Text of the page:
Monday, August 31, 2015
We feature each week Nicholas Reid's reviews and comments on new and recent books.
“TRIFECTA” by Ian Wedde (Victoria University Press, $NZ30)
I know that poet and novelist Ian Wedde, now nearing 70, has long been a respected presence in NZ Lit. But as I have admitted before on this blog, I have only recently come to his work. I enjoyed reading and reviewing his novel The Viewing Platform, a deft satirical swipe at the cult of tourism, when it came out in 2006. More recently, on this blog I’ve reviewed his novel The Catastrophe (2011), which meshed First World gourmet lifestyles with the travails of Palestinians; and his most recent collection of poetry TheLifeguard (2013), which put specifically New Zealand landscapes and concerns into the imagistic context of cosmopolitan culture.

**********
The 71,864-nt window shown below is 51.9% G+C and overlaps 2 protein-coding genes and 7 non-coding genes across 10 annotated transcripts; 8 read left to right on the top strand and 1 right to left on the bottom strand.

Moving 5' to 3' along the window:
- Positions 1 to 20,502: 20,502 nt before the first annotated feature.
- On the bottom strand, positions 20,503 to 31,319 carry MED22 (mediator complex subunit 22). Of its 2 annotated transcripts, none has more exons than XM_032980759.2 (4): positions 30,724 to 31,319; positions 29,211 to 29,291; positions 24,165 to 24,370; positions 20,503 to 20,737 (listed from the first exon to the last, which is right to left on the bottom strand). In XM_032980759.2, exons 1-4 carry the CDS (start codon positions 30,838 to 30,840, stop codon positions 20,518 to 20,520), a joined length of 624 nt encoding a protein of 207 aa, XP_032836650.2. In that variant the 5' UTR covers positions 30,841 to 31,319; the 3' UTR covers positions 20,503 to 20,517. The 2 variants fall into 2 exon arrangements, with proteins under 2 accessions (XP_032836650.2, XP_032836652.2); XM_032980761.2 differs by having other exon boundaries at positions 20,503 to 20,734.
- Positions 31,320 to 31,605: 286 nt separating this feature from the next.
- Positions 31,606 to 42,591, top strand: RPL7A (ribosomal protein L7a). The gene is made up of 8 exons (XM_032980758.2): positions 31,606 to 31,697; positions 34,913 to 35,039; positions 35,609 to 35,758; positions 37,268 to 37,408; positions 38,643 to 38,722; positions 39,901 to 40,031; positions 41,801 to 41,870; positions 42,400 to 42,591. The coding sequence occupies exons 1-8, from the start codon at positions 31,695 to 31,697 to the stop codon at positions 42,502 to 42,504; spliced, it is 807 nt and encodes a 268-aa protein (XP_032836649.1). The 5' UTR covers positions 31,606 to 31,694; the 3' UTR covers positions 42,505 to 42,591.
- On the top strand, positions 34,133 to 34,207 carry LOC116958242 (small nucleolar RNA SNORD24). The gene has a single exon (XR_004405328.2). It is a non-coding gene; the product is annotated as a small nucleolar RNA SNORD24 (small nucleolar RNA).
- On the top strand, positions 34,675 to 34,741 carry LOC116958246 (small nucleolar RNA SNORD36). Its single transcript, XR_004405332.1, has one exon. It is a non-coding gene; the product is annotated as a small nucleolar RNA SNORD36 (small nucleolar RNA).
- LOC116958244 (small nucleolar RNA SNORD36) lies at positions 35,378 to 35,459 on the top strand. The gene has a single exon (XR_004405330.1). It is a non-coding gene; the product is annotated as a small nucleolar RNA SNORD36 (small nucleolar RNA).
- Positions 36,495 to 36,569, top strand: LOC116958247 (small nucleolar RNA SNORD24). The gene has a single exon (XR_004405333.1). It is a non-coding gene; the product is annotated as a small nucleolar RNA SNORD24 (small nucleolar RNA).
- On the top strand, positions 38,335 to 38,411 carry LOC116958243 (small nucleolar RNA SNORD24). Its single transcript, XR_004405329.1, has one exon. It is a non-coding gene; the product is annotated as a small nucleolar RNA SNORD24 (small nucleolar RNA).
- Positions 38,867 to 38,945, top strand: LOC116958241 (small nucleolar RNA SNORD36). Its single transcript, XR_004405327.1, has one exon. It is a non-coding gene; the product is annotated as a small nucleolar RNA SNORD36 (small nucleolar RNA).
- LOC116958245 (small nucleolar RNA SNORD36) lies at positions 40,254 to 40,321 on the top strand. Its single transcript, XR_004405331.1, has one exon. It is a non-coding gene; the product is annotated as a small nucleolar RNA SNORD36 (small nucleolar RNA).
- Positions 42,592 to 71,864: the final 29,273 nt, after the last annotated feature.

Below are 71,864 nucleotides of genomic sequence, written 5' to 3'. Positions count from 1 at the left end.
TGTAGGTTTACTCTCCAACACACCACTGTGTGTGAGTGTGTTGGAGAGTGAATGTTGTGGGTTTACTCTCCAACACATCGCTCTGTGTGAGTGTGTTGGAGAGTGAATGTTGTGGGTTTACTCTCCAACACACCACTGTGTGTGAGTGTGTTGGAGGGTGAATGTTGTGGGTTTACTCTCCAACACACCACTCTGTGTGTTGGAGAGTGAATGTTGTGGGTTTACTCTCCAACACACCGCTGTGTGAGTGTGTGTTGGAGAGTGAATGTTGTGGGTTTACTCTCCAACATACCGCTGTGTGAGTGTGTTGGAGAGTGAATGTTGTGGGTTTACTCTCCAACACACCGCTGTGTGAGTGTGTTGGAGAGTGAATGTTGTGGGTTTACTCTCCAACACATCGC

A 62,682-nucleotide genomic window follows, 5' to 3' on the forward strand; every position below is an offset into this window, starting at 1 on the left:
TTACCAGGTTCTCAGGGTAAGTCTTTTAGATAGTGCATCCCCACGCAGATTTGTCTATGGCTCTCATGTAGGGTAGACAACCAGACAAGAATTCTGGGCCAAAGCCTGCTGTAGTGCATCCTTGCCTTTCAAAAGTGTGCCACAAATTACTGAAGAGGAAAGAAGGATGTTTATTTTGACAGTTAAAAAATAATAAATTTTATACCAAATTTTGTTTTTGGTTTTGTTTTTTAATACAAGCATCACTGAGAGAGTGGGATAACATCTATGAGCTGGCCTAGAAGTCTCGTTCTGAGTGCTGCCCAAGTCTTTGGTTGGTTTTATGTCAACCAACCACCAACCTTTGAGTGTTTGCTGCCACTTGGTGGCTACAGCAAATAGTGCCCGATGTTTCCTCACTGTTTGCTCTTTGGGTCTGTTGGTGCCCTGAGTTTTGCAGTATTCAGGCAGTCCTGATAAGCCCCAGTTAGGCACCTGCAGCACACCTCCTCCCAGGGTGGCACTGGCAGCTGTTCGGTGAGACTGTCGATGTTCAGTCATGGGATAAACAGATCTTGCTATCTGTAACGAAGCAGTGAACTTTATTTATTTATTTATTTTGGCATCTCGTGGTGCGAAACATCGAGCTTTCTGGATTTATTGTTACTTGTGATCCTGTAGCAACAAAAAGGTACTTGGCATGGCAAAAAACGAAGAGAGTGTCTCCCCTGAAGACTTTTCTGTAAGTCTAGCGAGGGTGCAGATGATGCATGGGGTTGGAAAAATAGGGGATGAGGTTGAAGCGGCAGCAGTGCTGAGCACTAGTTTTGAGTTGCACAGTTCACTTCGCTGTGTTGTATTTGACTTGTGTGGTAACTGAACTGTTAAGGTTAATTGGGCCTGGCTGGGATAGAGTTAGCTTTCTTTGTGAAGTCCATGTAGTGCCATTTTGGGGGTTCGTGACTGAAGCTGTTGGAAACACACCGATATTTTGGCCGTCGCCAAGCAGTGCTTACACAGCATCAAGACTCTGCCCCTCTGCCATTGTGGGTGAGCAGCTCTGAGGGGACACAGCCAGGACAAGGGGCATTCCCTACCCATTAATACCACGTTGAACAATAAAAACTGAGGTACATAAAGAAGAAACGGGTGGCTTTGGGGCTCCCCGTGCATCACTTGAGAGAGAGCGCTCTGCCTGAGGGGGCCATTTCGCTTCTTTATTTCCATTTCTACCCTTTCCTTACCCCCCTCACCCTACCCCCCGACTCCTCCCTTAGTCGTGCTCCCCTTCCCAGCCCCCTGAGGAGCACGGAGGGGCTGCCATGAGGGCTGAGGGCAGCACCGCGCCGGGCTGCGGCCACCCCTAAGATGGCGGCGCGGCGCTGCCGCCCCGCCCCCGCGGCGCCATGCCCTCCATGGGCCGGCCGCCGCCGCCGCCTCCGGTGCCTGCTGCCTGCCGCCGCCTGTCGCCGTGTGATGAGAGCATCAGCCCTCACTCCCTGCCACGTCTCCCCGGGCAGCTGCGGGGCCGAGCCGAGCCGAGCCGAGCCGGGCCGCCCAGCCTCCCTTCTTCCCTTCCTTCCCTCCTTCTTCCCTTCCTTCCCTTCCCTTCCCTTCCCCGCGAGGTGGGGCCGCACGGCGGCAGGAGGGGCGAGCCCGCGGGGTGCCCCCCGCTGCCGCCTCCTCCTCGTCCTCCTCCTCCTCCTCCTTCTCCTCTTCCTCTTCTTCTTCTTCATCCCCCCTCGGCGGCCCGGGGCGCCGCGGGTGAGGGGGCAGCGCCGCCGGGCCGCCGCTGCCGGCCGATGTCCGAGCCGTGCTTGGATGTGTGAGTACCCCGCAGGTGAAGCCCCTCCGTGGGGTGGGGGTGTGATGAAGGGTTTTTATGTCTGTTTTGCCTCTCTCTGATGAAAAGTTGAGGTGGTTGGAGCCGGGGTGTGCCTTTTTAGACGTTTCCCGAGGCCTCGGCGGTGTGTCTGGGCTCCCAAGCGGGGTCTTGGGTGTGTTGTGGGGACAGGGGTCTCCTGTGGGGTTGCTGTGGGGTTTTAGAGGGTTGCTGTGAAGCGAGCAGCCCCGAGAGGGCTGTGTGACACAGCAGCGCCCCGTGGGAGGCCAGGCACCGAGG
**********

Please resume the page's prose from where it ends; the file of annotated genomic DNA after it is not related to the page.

On this very meagre sampling of his extensive output, I’m not sure how to categorise him – probably a good thing, as writers prefer not to be categorised. He’s a satirist. Sometimes the strange situations he puts characters in make him a surrealist. He’s a man of considerable life experience, looking with a certain dry irony at things that were once fashionable and things that still are. He knows a lot about art – art history and art curatorship are also part of his CV. And he is always concerned with how New Zealand culture relates to that of the rest of the world.
All these elements have their place in his latest novel Trifecta, a trim piece of work structured as three separate narratives told by three siblings.